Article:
First Declension; Nominative; Genitive;
Fresco of Spring from a villa wall in Stabiae
Latin nouns are grouped together in different declensions. All nouns which use the same case endings belong to the same declension.
Nouns of the first declension may be recognized by the -ae ending of the genitive singular. First declension nouns are declined like puella, girl. The base of the first declension noun is found by dropping the -ae ending of the genitive singular; the endings are then added to this base. The genitive of puella is puellae; its base is puell.
FIRST DECLENSION NOUNS
|a girl (the girl)
of a girl (the girl)
to/for a girl (the girl)
a girl (the girl)
[from|with|in|by] a girl (the girl)
|girls (the girls)
of girls (the girls)
to/for girls (the girls)
girls (the girls)
[from|with|in|by] girls (the girls)
Nominative as Subject
The subject of a verb (i.e., the person, place, or thing about which something is said is in the nominative case.
A noun used with a linking verb to define or identify the subject is also in the nominative. Such a noun is called a predicate nominative, or predicate noun, or subjective complement.
Asia est prōvincia
Asia is a province
GENITIVE OF POSSESSION
One of the uses of the genitive case is to show possession.
the farmer’s farmhouse, the farmhouse of the farmer
the farmers’ farmhouses, the farmhouses of the farmers
The English translation of the genitive of posession uses ’s or s ’, or a prepositional phrase with of.
ALBATIVE OF PLACE WHERE
The ablative case is used with certain prepositions to answer the question Where?
agricola est in vīllā.
The farmer is in the farmhouse.
Since proper nouns and adjectives derived from them are the same, or almost the same, in English and Latin, you will not have to spend time memorizing them. For your convenience, however, a glossary is included in the Appendix, so that you will know their declension and (when it is not obvious) their gender.
LEARNING ENGLISH THROUGH LATIN
More than half of our Enlish words come form Latin; so one of the great benefits of studying Latin is the opportunity to develop your English verbal skills. Each vocabulary in the text will be followed by a list of English words derived form the Latin words used in that lesson.
The plan of a basic Roman house: a series of rooms grouped around a small open court, the atrium. One entered via the fauces to find a shallow pool, the impluvium, in the middle of the atrium. Bedrooms, cubicula, occupied the sides of the atrium, while clients waited in the alae (or wings) for the master who worked in his office, the tablinum. A narrow corridor connected the house with the garden, hortus, in the rear so that access was available if the tablinum was occupied.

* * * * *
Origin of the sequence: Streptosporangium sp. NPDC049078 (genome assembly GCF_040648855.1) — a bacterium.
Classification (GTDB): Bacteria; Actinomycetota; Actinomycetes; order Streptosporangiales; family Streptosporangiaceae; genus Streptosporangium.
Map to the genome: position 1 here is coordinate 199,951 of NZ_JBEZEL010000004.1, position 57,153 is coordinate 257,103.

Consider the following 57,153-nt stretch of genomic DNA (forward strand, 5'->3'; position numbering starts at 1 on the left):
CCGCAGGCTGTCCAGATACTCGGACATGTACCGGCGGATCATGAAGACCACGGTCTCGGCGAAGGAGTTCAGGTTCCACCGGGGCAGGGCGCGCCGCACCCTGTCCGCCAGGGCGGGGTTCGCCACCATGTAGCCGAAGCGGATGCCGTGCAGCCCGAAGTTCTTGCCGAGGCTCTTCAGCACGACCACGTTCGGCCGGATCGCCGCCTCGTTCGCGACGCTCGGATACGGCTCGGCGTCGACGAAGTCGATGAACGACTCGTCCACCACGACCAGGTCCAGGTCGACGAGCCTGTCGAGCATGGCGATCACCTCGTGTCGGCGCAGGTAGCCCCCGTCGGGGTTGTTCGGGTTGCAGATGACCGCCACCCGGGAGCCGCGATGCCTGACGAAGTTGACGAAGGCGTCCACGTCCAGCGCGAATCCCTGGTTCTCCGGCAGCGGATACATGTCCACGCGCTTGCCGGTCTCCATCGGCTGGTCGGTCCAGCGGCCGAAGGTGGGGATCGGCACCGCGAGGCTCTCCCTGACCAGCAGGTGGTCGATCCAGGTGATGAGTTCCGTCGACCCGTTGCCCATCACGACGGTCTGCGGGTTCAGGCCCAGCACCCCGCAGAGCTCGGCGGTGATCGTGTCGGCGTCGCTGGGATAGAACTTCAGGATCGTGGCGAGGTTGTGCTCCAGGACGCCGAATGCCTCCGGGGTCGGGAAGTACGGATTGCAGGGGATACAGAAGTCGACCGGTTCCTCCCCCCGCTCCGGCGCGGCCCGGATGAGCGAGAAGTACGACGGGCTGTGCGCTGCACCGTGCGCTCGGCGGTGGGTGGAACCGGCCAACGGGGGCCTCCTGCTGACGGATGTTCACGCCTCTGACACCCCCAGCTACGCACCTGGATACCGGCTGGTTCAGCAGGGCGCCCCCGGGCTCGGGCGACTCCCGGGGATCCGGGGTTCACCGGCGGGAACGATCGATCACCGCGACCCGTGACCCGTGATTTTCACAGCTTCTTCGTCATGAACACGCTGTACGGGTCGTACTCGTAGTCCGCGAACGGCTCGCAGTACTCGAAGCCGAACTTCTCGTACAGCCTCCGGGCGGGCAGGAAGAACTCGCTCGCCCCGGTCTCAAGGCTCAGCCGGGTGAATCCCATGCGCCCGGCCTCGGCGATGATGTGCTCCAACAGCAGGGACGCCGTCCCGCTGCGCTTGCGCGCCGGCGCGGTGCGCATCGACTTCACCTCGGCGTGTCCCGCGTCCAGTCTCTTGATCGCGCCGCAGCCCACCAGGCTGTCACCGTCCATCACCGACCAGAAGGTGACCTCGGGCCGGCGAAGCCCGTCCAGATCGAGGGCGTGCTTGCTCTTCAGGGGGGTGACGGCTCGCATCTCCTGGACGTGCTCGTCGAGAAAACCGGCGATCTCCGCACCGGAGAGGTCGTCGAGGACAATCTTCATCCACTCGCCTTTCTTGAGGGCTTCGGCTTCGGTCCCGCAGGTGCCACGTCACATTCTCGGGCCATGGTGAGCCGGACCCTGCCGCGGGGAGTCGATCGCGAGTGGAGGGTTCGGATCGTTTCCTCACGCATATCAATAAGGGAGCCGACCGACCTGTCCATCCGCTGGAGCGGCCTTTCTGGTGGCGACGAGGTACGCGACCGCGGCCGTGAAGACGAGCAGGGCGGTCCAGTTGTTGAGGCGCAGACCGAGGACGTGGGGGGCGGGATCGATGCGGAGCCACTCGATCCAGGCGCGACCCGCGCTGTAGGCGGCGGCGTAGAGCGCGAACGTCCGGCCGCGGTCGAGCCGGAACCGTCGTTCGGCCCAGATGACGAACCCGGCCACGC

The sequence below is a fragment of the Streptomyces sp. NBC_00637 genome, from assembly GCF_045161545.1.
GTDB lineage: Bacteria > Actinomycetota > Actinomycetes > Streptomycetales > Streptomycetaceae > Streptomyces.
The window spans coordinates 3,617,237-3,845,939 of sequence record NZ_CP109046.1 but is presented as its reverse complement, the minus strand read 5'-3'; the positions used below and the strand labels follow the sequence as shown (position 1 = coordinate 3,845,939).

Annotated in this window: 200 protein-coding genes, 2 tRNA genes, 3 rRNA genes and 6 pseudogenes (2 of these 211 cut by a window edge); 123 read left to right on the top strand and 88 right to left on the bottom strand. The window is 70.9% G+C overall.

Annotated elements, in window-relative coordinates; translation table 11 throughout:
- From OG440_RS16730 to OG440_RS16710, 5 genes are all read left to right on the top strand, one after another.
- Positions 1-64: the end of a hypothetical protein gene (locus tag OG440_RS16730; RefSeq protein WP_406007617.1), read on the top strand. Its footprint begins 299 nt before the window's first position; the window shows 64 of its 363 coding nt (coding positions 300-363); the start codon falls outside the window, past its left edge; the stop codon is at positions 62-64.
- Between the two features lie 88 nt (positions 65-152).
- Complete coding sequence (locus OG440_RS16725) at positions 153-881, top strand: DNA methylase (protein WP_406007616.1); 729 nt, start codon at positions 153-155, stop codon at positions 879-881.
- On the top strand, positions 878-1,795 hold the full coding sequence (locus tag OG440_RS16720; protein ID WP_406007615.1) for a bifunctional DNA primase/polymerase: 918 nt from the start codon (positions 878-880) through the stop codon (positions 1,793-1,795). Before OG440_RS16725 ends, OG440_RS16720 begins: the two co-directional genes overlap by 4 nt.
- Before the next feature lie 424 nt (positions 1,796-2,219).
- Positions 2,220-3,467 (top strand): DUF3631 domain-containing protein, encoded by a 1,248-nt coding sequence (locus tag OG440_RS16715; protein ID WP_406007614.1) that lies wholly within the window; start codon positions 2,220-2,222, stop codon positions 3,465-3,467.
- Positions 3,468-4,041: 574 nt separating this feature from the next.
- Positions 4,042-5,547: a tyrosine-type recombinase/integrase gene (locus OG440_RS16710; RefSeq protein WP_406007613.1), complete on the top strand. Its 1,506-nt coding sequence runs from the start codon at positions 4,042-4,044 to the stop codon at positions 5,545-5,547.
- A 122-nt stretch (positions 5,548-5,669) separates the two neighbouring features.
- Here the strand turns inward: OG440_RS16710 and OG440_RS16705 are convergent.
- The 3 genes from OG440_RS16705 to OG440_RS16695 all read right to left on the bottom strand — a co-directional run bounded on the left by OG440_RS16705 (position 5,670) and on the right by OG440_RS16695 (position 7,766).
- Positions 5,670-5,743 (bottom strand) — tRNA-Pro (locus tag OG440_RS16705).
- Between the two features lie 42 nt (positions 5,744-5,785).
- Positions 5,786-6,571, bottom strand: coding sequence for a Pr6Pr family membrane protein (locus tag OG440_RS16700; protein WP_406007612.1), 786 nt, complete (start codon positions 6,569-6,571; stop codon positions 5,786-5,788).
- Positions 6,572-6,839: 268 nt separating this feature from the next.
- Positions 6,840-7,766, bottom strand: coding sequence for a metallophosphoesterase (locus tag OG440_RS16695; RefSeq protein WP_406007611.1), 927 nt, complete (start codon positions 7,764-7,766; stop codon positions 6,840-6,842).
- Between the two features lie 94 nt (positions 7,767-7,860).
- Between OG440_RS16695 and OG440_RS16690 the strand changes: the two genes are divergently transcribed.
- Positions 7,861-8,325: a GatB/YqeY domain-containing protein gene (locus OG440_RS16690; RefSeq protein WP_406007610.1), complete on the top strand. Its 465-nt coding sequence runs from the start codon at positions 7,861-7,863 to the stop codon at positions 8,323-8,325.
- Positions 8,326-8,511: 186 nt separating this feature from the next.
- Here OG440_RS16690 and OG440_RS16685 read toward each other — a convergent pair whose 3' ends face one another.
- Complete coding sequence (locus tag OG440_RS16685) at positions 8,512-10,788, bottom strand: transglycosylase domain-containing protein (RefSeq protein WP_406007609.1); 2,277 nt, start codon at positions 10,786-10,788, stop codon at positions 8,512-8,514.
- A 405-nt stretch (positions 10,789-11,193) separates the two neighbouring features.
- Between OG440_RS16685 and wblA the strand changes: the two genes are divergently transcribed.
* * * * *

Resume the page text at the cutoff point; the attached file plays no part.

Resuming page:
Fill in the blanks with the appropriate English words derived from the Latin words in this Lesson:
1. He is so _____ that he salutes the flag whenever he sees it; his wife is such a _____ that she salutes it only if it’s carried by a woman. 2. Send this letter _____ air mail. 3. Some Europeans think that American culture is backward and _____. 4. The _____ in this part of the country is flat and uninteresting: I want to find a _____ setting when I build my _____, where I can obserbe the wildlife of the forest.
Using a dictionary, check the derivations of the verb inter and the noun invoice. From which words in this lesson are they derived?
Change from singular to plural, keepng the same case:
1. viā 2. vīlla 3. silvam 4. fēminā 5. prōvinciam
Change from plural to singular, keeping the same case:
1. agricolārum 2. puellae 3. viās 4. fēminārum 5. vīllās
Decline the following nouns. When you do this aloud, remember the rules for placing accent.
1. agricola 2. patria 3. terra
View of excavations of Roman garden apartments, Oastia
Pronounce, and give the case(s) and number(s):
1. fēminīs 2. Eurōpa 3. puellae 4. patriā 5. silvās 6. vīllārum 7. viam 8. prōvinciā 9. Asia 10. terrae
Give the following forms
1. Eurōpa in the dative singular 2. prōvincia in the nominative plural 3. terra in the accusative plural 4. vīlla in the genitive singular 5. Trōia in the ablative singular 6. puella in the dative plural 7. Trōia in the nominative singular 8. agricola in the accusative singular 9. patria in the genitive plural 10. silva in the ablative plural
Translate into Latin
1. The woman is in the farmhouse. 2. A woman is in the farmhouse. 3. There is a woman in the farmhouse. 4. The women are in the farmhouse. 5. There are women in the farmhouse.
1. Fēminae sunt in silvā. 2. Prōvincia est Asia. 3. Puellae in viā sunt. 4. Sunt fēminae in vīllā. 5. In Eurōpā sunt prōvinciae. 6. Viae sunt in puellae patriā. 7. Prōvincia Trōiae sunt in Asiā. 8. Agricolārum vīllae in prōvinciā sunt. 9. Sunt viae in terrīs Europae. 10. In agricolae vīllā sunt silvae.
Translate into Latin
1. Asia is a province. 2. There is a girl on the road 3. The woman is in the woods. 4. Troy is the girl’s fatherland. 5. There are women in the farmhouse. 6. The woman is in the farmhouse. 7. The road is in the province. 8. There are farmhouses on the farmer’s land. 9. The woman’s farmhouse is in the forest. 10. There are roads in the provinces.
Trōia est in Asiā. Trōiae prōvinciae in Asiā sunt. In prōvinciīs Trōiae sunt silvae. In Trōiae terrīs sunt agricolae: Trōia est patria agricolārum. In terrīs agricolārum sunt vīllae. Agricolārum fēminae sunt in vīllīs.
1. Where is Troy? 2. Where are Troy’s provinces? 3. Where are the forests? 4. Of whom is Troy the fatherland? 5. What are one the farmrs’ lands? 6. Where are the farmers’ wives?
The ruins of ancient Troy, which flourished from circa 1800 to 1150 B.C.
It was possibly this city that the Greeks destroyed during the Trojan War.